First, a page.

Wakanda. That could be us, but we aren’t a Circular Economy.
A few weeks ago there was a huge fire at the Olusosun landfill in Lagos. The fire raged on for days, starting off as thick black smoke before eventually petering out over the course of a few days. There are many ways this article can deviate into explaining why the fire happened, what could have been done to prevent it, the dangers this posed to human, animal and plant life, sub-effects of pollution on the environment, etc. but this article isn’t about that.
What truly bugs the conscience is, did Olusosun need to get that far? According to radio reports/ expert analysis, e-waste forms a huge part of the waste disposed at this particular dumpsite. As you know, when set alight, e-waste often releases thick black corrosive smoke that can have extremely negative health side effects not to speak of greenhouse gas emissions. What are we even doing burning such waste in a dump site right in the middle of a mega-city? How do we prevent this from ever happening again?
Two simple words. Circular Economy.
The World Economic Forum defines this concept in very simple terms. A circular economy aims to design out waste. Basically from a take-make-use-dispose model to a re-use-recycle-re-use-recycle-re-use-recycle model. This could go on forever.
A circular economy is a concept that has been increasingly gaining ground in global conversations over the past few years. A few cities and companies have already started executing this concept. A few examples:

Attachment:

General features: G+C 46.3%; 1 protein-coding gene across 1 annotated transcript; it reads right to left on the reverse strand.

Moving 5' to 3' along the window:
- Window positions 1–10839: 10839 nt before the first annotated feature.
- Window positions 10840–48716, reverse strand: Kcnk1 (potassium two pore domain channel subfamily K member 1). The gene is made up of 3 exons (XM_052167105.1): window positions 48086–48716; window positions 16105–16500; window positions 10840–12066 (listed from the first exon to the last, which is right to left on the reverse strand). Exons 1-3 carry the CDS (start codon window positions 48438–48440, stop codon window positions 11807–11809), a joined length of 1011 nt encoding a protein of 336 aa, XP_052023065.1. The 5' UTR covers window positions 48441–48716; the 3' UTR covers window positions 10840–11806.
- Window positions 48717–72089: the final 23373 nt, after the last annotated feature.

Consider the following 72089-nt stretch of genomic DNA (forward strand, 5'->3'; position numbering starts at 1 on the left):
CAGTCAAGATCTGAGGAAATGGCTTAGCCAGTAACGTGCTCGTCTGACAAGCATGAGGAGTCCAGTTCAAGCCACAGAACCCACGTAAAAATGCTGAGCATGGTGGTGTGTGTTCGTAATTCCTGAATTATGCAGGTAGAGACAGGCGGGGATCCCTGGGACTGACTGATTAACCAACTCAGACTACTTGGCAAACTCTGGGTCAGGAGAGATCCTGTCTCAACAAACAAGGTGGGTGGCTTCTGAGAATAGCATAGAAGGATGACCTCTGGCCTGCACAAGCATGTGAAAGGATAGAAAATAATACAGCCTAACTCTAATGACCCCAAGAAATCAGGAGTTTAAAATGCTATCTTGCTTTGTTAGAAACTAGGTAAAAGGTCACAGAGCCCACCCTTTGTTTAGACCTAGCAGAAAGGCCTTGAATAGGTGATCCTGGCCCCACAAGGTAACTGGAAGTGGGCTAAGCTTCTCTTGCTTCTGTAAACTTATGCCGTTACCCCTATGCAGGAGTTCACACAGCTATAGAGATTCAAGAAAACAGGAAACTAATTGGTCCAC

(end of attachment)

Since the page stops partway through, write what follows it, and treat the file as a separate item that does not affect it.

- American coffee chain Starbucks turns thousands of tons of its waste coffee grounds and food into everyday products by using bacteria to generate succinic acid, which can then be used in a range of products from detergents to bio-plastics and medicines
- Restaurants in Helsinki sell leftover foods to their neighbours at reduced prices and during “Cleaning Day” residents sell or donate the goods they have no use for to other residents
Nigeria is supremely positioned to take advantage of this concept. In many ways, Nigeria traditionally practices circularity. Have you seen the makeshift canoes on the Lagos lagoon? See how the boat sails are made out of polythene bags? What about the boats made entirely of used soda bottles? Yup. Finally, we are all familiar with the fast-moving electronic goods coming out of the Ikeja (Computer Village) and Alaba markets, both centers specialising in the re-pair/recycle of used electronics and vehicles and shipping them out to be re-sold.
Dear reader, you guessed it, we are already a circular economy.
According to Accenture, shifting to circularity could release $4.5 trillion into the global economy. What’s that you say? Show me the money! Not so fast.
Key things need to be in place in Nigeria:
- National regulation to enforce standards and guidelines
- Capital to invest in circular principles. What types of investment and insurance instruments are necessary to account for longer term risk and reward?
Now imagine if Nigeria operated a structured circular economy system. Olusosun would never have happened. Why? Because this landfill wouldn’t have existed in the first place. With waste generated being re-used and essentially diverted from landfills, the city is allowed to grow and take advantage of land for other use. With less pollution from waste disposal, more land for everyday human use, better environments, we slowly become a more ideal state.
Lolade Awogbade is a sustainability professional that works in finance